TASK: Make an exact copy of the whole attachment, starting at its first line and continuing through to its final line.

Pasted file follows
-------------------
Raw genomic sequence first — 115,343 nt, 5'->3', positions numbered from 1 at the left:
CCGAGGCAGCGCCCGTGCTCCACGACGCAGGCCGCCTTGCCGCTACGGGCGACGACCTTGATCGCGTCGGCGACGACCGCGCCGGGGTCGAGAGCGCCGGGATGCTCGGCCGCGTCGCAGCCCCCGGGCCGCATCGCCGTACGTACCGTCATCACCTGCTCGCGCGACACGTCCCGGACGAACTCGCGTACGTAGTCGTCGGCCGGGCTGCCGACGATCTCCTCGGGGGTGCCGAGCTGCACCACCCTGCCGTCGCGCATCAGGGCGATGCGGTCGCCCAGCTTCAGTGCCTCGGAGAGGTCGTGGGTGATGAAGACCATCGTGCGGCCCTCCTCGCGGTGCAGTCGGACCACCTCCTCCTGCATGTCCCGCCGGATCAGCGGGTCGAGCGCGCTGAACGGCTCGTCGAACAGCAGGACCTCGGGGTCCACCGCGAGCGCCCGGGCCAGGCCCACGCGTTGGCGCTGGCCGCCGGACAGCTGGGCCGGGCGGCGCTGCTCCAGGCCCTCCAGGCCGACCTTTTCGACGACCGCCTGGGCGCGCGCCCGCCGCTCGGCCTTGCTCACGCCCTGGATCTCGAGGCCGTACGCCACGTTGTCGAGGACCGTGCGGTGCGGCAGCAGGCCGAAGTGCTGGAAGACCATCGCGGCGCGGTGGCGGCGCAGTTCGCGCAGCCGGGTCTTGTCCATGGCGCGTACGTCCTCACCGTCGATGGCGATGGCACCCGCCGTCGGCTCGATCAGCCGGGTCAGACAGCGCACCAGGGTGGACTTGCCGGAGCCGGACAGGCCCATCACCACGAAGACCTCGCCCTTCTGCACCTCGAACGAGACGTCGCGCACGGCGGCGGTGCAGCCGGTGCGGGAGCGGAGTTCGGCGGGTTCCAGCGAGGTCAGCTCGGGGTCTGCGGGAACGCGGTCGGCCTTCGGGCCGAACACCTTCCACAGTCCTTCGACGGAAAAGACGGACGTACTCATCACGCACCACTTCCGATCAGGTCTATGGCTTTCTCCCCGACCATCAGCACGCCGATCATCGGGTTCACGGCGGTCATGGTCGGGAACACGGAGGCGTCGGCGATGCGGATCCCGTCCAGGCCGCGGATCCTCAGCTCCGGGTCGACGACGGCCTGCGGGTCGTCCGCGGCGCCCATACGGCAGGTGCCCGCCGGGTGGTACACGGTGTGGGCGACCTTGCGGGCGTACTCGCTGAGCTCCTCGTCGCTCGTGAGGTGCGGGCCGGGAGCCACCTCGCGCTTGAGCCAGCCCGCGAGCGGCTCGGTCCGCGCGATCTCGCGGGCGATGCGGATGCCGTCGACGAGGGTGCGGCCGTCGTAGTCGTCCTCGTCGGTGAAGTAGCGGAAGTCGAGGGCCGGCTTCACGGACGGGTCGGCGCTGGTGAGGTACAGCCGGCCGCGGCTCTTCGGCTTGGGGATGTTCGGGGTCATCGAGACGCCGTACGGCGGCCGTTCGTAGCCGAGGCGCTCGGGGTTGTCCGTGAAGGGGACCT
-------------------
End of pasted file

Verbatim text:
Raw genomic sequence first — 115,343 nt, 5'->3', positions numbered from 1 at the left:
CCGAGGCAGCGCCCGTGCTCCACGACGCAGGCCGCCTTGCCGCTACGGGCGACGACCTTGATCGCGTCGGCGACGACCGCGCCGGGGTCGAGAGCGCCGGGATGCTCGGCCGCGTCGCAGCCCCCGGGCCGCATCGCCGTACGTACCGTCATCACCTGCTCGCGCGACACGTCCCGGACGAACTCGCGTACGTAGTCGTCGGCCGGGCTGCCGACGATCTCCTCGGGGGTGCCGAGCTGCACCACCCTGCCGTCGCGCATCAGGGCGATGCGGTCGCCCAGCTTCAGTGCCTCGGAGAGGTCGTGGGTGATGAAGACCATCGTGCGGCCCTCCTCGCGGTGCAGTCGGACCACCTCCTCCTGCATGTCCCGCCGGATCAGCGGGTCGAGCGCGCTGAACGGCTCGTCGAACAGCAGGACCTCGGGGTCCACCGCGAGCGCCCGGGCCAGGCCCACGCGTTGGCGCTGGCCGCCGGACAGCTGGGCCGGGCGGCGCTGCTCCAGGCCCTCCAGGCCGACCTTTTCGACGACCGCCTGGGCGCGCGCCCGCCGCTCGGCCTTGCTCACGCCCTGGATCTCGAGGCCGTACGCCACGTTGTCGAGGACCGTGCGGTGCGGCAGCAGGCCGAAGTGCTGGAAGACCATCGCGGCGCGGTGGCGGCGCAGTTCGCGCAGCCGGGTCTTGTCCATGGCGCGTACGTCCTCACCGTCGATGGCGATGGCACCCGCCGTCGGCTCGATCAGCCGGGTCAGACAGCGCACCAGGGTGGACTTGCCGGAGCCGGACAGGCCCATCACCACGAAGACCTCGCCCTTCTGCACCTCGAACGAGACGTCGCGCACGGCGGCGGTGCAGCCGGTGCGGGAGCGGAGTTCGGCGGGTTCCAGCGAGGTCAGCTCGGGGTCTGCGGGAACGCGGTCGGCCTTCGGGCCGAACACCTTCCACAGTCCTTCGACGGAAAAGACGGACGTACTCATCACGCACCACTTCCGATCAGGTCTATGGCTTTCTCCCCGACCATCAGCACGCCGATCATCGGGTTCACGGCGGTCATGGTCGGGAACACGGAGGCGTCGGCGATGCGGATCCCGTCCAGGCCGCGGATCCTCAGCTCCGGGTCGACGACGGCCTGCGGGTCGTCCGCGGCGCCCATACGGCAGGTGCCCGCCGGGTGGTACACGGTGTGGGCGACCTTGCGGGCGTACTCGCTGAGCTCCTCGTCGCTCGTGAGGTGCGGGCCGGGAGCCACCTCGCGCTTGAGCCAGCCCGCGAGCGGCTCGGTCCGCGCGATCTCGCGGGCGATGCGGATGCCGTCGACGAGGGTGCGGCCGTCGTAGTCGTCCTCGTCGGTGAAGTAGCGGAAGTCGAGGGCCGGCTTCACGGACGGGTCGGCGCTGGTGAGGTACAGCCGGCCGCGGCTCTTCGGCTTGGGGATGTTCGGGGTCATCGAGACGCCGTACGGCGGCCGTTCGTAGCCGAGGCGCTCGGGGTTGTCCGTGAAGGGGACCT